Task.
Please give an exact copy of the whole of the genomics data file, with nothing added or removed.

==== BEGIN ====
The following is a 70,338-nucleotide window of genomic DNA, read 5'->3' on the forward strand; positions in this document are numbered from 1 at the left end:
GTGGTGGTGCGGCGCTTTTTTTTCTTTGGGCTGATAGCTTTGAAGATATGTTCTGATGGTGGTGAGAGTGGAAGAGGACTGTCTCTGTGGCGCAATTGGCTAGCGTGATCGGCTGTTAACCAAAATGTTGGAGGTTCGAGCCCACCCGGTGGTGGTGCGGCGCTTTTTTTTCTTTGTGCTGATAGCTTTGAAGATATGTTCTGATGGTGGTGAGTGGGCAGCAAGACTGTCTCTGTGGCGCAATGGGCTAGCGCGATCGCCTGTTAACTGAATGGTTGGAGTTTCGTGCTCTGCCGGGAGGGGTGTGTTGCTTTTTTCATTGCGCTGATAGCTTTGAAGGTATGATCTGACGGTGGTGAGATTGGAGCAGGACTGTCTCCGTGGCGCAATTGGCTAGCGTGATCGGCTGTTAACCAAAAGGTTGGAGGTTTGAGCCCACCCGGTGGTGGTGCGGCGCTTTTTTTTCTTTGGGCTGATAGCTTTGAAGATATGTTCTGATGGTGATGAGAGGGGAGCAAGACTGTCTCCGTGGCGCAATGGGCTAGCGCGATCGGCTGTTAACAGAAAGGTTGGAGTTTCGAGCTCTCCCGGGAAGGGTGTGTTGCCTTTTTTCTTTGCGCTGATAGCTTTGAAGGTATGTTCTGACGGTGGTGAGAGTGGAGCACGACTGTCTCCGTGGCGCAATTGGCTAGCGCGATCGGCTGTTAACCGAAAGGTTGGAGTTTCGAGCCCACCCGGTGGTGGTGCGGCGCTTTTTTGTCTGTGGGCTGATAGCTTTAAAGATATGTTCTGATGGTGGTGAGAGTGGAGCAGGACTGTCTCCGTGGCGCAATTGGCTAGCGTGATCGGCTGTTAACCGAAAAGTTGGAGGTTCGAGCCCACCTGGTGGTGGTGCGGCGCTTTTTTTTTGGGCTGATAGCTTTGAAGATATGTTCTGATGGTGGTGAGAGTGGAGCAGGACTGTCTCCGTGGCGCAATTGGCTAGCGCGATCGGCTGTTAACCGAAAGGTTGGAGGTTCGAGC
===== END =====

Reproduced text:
The following is a 70,338-nucleotide window of genomic DNA, read 5'->3' on the forward strand; positions in this document are numbered from 1 at the left end:
GTGGTGGTGCGGCGCTTTTTTTTCTTTGGGCTGATAGCTTTGAAGATATGTTCTGATGGTGGTGAGAGTGGAAGAGGACTGTCTCTGTGGCGCAATTGGCTAGCGTGATCGGCTGTTAACCAAAATGTTGGAGGTTCGAGCCCACCCGGTGGTGGTGCGGCGCTTTTTTTTCTTTGTGCTGATAGCTTTGAAGATATGTTCTGATGGTGGTGAGTGGGCAGCAAGACTGTCTCTGTGGCGCAATGGGCTAGCGCGATCGCCTGTTAACTGAATGGTTGGAGTTTCGTGCTCTGCCGGGAGGGGTGTGTTGCTTTTTTCATTGCGCTGATAGCTTTGAAGGTATGATCTGACGGTGGTGAGATTGGAGCAGGACTGTCTCCGTGGCGCAATTGGCTAGCGTGATCGGCTGTTAACCAAAAGGTTGGAGGTTTGAGCCCACCCGGTGGTGGTGCGGCGCTTTTTTTTCTTTGGGCTGATAGCTTTGAAGATATGTTCTGATGGTGATGAGAGGGGAGCAAGACTGTCTCCGTGGCGCAATGGGCTAGCGCGATCGGCTGTTAACAGAAAGGTTGGAGTTTCGAGCTCTCCCGGGAAGGGTGTGTTGCCTTTTTTCTTTGCGCTGATAGCTTTGAAGGTATGTTCTGACGGTGGTGAGAGTGGAGCACGACTGTCTCCGTGGCGCAATTGGCTAGCGCGATCGGCTGTTAACCGAAAGGTTGGAGTTTCGAGCCCACCCGGTGGTGGTGCGGCGCTTTTTTGTCTGTGGGCTGATAGCTTTAAAGATATGTTCTGATGGTGGTGAGAGTGGAGCAGGACTGTCTCCGTGGCGCAATTGGCTAGCGTGATCGGCTGTTAACCGAAAAGTTGGAGGTTCGAGCCCACCTGGTGGTGGTGCGGCGCTTTTTTTTTGGGCTGATAGCTTTGAAGATATGTTCTGATGGTGGTGAGAGTGGAGCAGGACTGTCTCCGTGGCGCAATTGGCTAGCGCGATCGGCTGTTAACCGAAAGGTTGGAGGTTCGAGC